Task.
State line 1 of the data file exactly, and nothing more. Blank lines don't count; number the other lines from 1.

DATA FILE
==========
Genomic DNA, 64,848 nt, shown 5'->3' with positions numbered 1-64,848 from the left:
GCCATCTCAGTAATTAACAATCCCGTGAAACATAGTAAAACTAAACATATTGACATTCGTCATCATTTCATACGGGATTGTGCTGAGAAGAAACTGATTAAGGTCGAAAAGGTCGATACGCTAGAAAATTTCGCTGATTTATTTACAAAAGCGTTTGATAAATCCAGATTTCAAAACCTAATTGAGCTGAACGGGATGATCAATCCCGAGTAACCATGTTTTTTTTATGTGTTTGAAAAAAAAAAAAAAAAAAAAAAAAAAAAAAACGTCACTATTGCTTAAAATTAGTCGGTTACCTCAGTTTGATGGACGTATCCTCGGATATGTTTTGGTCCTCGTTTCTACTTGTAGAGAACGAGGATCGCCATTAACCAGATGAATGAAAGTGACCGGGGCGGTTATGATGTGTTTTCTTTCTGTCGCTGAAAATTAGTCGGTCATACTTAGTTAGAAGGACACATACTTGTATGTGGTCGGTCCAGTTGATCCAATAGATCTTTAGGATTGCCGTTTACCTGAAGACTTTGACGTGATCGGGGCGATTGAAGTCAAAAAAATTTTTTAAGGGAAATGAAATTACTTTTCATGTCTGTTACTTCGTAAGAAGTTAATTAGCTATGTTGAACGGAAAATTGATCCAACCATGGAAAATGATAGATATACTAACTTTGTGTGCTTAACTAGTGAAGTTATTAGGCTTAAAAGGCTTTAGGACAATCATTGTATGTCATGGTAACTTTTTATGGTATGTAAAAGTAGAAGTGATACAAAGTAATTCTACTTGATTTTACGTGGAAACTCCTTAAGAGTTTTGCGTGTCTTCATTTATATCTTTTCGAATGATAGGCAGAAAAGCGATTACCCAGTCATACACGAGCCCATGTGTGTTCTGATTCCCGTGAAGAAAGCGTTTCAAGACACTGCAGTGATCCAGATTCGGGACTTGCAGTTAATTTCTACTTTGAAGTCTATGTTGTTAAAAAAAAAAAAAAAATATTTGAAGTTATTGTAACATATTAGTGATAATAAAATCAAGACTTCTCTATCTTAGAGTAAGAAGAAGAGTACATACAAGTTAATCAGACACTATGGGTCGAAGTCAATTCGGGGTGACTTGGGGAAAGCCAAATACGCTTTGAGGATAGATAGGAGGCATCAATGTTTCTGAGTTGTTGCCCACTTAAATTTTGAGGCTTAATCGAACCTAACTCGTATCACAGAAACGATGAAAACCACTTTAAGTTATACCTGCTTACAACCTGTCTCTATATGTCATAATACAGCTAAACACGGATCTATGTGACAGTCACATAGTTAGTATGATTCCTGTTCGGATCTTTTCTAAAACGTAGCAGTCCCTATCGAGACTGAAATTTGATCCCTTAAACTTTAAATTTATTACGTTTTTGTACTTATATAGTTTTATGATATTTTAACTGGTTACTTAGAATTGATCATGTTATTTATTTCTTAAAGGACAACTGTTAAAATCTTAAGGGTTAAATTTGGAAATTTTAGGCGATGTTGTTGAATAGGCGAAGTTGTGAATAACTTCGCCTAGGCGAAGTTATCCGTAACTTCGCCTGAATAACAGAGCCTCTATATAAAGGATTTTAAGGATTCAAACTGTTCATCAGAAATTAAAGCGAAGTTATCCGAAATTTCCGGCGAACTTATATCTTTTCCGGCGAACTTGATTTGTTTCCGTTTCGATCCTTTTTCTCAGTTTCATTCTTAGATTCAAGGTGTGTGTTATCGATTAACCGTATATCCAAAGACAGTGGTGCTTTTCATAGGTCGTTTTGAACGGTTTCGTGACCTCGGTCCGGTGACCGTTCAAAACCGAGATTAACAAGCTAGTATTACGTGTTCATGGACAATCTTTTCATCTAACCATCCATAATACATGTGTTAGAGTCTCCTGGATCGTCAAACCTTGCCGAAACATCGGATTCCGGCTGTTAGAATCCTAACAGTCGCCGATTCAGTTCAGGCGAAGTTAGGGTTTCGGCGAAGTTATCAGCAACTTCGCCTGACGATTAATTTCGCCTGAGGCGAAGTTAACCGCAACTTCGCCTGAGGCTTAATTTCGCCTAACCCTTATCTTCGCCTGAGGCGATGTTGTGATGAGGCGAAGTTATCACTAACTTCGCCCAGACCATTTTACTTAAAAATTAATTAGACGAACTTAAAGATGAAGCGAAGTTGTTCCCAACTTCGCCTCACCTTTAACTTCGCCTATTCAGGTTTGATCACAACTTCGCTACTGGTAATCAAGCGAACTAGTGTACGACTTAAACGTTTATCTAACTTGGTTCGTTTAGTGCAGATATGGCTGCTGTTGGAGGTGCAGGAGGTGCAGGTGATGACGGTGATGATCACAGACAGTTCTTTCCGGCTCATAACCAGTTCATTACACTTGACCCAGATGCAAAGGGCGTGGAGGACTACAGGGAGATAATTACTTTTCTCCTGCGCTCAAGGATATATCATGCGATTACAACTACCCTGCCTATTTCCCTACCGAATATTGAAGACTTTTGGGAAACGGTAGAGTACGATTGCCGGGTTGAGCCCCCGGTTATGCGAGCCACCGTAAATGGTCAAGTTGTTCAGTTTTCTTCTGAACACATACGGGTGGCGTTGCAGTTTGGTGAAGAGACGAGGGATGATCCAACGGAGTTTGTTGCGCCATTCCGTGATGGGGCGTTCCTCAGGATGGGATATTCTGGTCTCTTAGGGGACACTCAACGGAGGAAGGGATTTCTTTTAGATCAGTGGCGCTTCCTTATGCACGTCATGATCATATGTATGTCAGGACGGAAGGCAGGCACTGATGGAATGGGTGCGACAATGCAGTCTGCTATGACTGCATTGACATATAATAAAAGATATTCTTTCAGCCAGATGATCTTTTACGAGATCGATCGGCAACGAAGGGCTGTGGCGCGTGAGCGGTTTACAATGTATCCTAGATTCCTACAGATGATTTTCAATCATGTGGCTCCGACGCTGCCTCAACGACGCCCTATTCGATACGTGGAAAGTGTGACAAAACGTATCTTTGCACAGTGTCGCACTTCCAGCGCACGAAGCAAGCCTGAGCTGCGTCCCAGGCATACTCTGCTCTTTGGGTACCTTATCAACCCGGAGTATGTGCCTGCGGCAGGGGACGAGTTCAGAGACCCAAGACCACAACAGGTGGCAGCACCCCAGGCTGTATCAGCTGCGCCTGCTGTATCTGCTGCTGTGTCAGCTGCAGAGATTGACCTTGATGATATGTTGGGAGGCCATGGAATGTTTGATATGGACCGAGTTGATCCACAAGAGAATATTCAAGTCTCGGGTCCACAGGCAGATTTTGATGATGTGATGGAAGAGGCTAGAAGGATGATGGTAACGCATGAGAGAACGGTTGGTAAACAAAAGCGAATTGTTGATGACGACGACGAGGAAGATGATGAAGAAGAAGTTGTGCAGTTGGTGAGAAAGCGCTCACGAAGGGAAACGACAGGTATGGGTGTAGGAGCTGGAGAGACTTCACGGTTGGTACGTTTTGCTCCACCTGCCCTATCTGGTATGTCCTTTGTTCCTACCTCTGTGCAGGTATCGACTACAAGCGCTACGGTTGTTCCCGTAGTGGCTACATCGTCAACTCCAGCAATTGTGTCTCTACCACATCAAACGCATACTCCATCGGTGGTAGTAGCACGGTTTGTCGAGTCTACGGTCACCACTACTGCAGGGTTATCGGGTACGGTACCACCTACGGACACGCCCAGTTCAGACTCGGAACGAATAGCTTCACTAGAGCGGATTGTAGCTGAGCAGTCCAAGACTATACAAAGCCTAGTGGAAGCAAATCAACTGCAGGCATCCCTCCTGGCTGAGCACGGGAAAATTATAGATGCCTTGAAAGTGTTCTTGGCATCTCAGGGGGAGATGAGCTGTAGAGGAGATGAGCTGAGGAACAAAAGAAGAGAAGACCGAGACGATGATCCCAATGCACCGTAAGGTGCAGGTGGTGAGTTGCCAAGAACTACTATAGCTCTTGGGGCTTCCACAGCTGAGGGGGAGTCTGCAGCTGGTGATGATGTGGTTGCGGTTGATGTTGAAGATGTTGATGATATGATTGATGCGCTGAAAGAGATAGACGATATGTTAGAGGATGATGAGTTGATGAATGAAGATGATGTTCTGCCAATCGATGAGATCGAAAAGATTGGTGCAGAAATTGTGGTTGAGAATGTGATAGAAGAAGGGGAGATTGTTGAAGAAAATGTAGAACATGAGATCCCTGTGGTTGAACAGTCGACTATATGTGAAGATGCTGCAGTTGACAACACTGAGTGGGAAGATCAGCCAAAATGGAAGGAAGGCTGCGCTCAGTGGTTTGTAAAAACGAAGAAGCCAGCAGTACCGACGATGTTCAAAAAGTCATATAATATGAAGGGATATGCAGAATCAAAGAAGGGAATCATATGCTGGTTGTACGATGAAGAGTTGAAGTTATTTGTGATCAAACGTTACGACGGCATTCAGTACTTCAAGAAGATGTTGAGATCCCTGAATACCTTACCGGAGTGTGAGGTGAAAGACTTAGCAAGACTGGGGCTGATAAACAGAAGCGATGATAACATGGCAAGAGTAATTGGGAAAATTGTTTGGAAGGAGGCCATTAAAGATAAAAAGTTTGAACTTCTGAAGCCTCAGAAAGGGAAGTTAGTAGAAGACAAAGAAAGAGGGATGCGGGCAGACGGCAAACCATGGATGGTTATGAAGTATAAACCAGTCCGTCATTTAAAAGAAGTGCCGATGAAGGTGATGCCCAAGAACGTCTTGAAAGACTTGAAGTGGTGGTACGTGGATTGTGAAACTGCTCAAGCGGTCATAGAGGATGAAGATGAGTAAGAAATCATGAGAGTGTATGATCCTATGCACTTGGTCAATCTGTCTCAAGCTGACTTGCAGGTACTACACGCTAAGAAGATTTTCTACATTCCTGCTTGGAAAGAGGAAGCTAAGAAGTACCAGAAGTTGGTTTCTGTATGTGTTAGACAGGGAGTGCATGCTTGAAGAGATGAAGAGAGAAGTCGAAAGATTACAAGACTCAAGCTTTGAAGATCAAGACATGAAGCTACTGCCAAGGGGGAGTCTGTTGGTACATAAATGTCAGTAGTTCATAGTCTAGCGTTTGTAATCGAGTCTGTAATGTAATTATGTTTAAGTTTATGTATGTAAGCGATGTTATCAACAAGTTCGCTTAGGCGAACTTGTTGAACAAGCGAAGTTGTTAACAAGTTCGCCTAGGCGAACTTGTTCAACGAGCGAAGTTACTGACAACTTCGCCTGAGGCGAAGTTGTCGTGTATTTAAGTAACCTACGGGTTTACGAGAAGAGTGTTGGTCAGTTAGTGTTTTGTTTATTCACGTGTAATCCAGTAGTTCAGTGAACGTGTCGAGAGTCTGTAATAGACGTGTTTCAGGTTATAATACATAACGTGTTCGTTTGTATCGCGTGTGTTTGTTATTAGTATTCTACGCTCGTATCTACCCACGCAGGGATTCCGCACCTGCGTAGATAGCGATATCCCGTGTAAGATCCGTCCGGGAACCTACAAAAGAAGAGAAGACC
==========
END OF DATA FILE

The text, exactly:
Genomic DNA, 64,848 nt, shown 5'->3' with positions numbered 1-64,848 from the left: